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I have a table with just a single field named "tag", which is a varchar(250)

the field is defined with collation 'latin1_spanish_ci', because I'm planning to save words in spanish...

the problem is that the following query

select * from test where tag = 'unó'

gives me exactly the same result as

select * from test where tag = 'uno'

that is, for mysql, 'uno' = 'unó'... and 'unò', and 'unö'... etc...

this field is supossed to have a unique key...

I tried with others collations, all the "bin" collations seem to work, and also latin1_general_ci too...

I'd just like to know if this would be the appropiate collation to choose for every field in the database, or if I might face any trouble choosing it... take into account that I'm planing to store spanish data in that db...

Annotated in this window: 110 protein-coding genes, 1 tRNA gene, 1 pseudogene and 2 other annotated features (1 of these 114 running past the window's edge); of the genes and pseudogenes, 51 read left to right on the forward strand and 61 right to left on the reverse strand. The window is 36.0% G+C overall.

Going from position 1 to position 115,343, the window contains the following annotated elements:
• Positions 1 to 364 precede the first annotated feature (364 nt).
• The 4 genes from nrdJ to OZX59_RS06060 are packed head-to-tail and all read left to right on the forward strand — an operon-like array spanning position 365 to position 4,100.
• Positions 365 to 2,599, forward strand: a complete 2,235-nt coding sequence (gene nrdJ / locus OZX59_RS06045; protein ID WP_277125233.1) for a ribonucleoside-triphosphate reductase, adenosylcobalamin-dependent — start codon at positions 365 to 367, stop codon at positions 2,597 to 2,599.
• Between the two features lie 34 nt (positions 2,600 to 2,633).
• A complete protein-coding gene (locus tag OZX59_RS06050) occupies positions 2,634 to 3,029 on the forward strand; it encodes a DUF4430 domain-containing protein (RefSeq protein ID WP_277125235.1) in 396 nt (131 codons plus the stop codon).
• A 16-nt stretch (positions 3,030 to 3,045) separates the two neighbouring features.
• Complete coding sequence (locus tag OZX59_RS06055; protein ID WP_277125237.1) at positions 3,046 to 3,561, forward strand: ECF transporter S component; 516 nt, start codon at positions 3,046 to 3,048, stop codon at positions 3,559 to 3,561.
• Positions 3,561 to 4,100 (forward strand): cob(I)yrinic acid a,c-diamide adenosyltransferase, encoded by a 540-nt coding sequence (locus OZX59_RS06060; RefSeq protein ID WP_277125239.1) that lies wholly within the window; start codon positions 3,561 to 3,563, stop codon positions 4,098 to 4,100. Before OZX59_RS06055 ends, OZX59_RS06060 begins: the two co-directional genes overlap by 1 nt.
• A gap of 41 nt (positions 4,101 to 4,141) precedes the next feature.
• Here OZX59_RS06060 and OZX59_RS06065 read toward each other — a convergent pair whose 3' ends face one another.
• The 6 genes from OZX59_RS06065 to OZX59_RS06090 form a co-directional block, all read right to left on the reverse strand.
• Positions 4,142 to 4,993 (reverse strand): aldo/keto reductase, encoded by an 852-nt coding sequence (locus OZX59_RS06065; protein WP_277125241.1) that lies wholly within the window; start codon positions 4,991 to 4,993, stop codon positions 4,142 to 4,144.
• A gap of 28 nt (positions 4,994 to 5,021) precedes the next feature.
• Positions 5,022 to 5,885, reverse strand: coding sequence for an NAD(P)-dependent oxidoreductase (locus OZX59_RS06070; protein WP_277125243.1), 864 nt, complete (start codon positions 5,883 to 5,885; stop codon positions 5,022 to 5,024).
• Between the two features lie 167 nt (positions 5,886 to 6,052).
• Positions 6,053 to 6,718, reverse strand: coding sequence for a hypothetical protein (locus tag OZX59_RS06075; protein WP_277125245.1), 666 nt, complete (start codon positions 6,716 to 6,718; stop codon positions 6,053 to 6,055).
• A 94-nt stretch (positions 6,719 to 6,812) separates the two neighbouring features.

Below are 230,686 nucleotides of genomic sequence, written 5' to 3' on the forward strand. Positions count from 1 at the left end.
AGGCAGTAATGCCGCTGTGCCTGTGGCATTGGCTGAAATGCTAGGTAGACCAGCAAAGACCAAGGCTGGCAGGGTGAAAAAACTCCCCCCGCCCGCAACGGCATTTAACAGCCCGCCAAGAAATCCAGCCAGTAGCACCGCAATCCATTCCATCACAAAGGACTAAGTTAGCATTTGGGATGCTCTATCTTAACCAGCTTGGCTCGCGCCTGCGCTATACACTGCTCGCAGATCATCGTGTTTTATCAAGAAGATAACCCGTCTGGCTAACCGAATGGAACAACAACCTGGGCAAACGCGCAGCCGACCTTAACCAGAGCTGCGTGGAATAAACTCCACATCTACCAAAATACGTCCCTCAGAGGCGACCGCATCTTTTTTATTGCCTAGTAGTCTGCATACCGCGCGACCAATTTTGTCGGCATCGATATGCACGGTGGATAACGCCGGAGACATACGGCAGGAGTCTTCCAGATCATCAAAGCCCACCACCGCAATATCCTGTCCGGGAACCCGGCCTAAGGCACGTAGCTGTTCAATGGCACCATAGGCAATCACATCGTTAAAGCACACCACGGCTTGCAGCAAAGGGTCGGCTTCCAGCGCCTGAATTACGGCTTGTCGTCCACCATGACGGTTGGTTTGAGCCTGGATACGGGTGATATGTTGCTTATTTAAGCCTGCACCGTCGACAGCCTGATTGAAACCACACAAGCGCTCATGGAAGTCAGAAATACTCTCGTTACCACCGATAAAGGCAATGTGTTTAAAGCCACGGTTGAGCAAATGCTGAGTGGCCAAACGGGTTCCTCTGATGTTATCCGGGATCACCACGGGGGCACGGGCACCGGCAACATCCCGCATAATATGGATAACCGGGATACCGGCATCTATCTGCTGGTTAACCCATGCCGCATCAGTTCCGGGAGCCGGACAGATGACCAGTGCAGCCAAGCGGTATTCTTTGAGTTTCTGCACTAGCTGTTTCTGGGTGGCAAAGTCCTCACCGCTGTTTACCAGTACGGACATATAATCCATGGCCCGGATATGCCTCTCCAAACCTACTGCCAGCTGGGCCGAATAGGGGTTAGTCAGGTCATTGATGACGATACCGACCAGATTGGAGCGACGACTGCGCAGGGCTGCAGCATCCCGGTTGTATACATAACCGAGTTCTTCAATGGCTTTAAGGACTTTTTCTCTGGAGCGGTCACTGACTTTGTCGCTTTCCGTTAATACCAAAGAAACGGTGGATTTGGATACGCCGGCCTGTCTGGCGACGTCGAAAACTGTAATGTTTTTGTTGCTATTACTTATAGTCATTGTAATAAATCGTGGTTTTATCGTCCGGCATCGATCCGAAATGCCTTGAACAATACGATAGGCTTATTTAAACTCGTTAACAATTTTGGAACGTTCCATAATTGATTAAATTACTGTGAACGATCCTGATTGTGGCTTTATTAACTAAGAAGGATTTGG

saludos

sas

ps: anyway, it seems really odd that in a spanish collation accents could be considered meaningless...

--

edit: I did a couple of tests, I entered data with á Á é É ñ Ñ, etc, and it seems like mysql can really handle them ok...

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2 Answers 2

You could use latin1_general_ci as your default database/table/column collation and specify latin1_spanish_ci on a per-select basis where needed:

select * from test order by tag collate latin1_spanish_ci;
select * from test where tag = 'uno' collate latin1_spanish_ci;

Because 'o', 'ó' etc. are considered equal in latin1_spanish_ci, the latter statement returns multiple results if the table contains e.g. 'uno', 'unó' and 'unò'.

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You can use a UTF-8 collation to differentiate the value.

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